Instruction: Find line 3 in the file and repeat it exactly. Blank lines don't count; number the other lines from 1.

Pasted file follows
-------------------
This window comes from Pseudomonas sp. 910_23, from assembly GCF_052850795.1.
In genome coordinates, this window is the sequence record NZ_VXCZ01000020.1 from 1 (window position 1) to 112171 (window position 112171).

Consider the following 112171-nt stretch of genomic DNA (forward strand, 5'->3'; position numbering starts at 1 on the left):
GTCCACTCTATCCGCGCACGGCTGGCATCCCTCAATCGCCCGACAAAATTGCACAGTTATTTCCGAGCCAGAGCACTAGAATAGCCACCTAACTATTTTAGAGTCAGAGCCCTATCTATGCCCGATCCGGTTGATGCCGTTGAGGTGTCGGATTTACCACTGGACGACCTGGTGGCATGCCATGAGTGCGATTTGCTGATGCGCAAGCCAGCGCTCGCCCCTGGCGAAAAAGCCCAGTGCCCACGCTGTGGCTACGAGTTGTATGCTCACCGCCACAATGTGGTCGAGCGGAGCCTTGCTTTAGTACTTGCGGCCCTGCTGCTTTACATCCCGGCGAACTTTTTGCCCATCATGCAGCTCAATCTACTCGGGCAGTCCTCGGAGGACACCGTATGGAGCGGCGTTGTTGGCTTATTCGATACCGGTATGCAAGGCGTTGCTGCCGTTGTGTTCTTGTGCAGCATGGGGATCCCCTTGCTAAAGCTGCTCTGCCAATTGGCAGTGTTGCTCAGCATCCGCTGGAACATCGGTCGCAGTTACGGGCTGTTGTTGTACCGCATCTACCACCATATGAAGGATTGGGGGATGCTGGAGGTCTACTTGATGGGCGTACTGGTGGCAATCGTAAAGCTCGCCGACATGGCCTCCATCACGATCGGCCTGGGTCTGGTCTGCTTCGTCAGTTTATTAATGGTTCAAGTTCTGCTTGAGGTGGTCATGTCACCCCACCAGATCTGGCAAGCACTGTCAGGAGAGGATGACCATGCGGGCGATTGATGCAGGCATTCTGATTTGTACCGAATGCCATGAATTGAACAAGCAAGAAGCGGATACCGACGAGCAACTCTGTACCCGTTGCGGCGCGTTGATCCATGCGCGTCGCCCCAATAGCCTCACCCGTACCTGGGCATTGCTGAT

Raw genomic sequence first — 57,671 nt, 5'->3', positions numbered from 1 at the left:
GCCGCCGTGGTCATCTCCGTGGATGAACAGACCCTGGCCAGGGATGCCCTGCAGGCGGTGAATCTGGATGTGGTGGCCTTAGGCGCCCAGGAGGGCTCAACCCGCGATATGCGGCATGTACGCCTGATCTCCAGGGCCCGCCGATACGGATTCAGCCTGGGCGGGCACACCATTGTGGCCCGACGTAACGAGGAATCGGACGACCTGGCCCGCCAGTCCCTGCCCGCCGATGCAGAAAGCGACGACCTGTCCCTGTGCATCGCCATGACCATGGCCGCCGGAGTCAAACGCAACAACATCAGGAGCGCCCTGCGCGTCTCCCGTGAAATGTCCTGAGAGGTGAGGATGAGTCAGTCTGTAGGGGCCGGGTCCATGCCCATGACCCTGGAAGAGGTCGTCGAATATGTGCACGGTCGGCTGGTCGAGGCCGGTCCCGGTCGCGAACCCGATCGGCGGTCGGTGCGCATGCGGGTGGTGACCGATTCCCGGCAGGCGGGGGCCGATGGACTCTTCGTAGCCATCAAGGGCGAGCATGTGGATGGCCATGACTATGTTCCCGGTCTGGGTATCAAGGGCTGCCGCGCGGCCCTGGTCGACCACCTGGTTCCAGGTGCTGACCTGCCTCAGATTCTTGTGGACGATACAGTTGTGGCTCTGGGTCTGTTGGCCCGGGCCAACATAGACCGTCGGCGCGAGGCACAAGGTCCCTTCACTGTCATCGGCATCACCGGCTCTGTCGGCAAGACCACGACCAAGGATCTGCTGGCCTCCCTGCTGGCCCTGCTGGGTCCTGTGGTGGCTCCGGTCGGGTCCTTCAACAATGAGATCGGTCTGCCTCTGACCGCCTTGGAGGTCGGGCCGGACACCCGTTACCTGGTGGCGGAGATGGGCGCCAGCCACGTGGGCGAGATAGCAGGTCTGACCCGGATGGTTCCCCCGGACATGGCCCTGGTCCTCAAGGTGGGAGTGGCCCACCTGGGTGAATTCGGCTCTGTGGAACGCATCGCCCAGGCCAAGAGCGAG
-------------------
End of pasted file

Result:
Consider the following 112171-nt stretch of genomic DNA (forward strand, 5'->3'; position numbering starts at 1 on the left):